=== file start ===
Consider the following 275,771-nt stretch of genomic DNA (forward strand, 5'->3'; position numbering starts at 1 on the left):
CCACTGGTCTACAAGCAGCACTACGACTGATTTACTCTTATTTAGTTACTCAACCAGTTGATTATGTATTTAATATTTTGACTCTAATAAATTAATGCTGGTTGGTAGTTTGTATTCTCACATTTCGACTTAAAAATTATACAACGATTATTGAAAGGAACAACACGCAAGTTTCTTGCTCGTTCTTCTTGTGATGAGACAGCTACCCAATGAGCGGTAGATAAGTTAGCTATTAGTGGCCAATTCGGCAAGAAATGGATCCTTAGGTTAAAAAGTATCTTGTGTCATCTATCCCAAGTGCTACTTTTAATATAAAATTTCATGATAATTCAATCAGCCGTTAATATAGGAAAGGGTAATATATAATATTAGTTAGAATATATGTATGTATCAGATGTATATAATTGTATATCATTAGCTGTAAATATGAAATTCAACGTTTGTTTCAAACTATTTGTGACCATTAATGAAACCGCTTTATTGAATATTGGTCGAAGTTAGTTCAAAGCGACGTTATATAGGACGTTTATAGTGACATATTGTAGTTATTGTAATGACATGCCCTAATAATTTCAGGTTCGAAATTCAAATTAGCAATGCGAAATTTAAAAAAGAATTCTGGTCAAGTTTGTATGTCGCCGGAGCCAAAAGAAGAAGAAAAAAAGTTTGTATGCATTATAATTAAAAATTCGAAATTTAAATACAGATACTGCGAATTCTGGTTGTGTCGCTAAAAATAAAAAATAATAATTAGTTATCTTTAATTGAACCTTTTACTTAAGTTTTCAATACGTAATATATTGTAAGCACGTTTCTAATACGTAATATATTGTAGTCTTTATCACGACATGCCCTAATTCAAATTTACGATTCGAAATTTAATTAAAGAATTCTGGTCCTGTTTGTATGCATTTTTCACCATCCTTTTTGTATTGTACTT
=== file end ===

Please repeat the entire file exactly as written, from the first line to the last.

Consider the following 275,771-nt stretch of genomic DNA (forward strand, 5'->3'; position numbering starts at 1 on the left):
CCACTGGTCTACAAGCAGCACTACGACTGATTTACTCTTATTTAGTTACTCAACCAGTTGATTATGTATTTAATATTTTGACTCTAATAAATTAATGCTGGTTGGTAGTTTGTATTCTCACATTTCGACTTAAAAATTATACAACGATTATTGAAAGGAACAACACGCAAGTTTCTTGCTCGTTCTTCTTGTGATGAGACAGCTACCCAATGAGCGGTAGATAAGTTAGCTATTAGTGGCCAATTCGGCAAGAAATGGATCCTTAGGTTAAAAAGTATCTTGTGTCATCTATCCCAAGTGCTACTTTTAATATAAAATTTCATGATAATTCAATCAGCCGTTAATATAGGAAAGGGTAATATATAATATTAGTTAGAATATATGTATGTATCAGATGTATATAATTGTATATCATTAGCTGTAAATATGAAATTCAACGTTTGTTTCAAACTATTTGTGACCATTAATGAAACCGCTTTATTGAATATTGGTCGAAGTTAGTTCAAAGCGACGTTATATAGGACGTTTATAGTGACATATTGTAGTTATTGTAATGACATGCCCTAATAATTTCAGGTTCGAAATTCAAATTAGCAATGCGAAATTTAAAAAAGAATTCTGGTCAAGTTTGTATGTCGCCGGAGCCAAAAGAAGAAGAAAAAAAGTTTGTATGCATTATAATTAAAAATTCGAAATTTAAATACAGATACTGCGAATTCTGGTTGTGTCGCTAAAAATAAAAAATAATAATTAGTTATCTTTAATTGAACCTTTTACTTAAGTTTTCAATACGTAATATATTGTAAGCACGTTTCTAATACGTAATATATTGTAGTCTTTATCACGACATGCCCTAATTCAAATTTACGATTCGAAATTTAATTAAAGAATTCTGGTCCTGTTTGTATGCATTTTTCACCATCCTTTTTGTATTGTACTT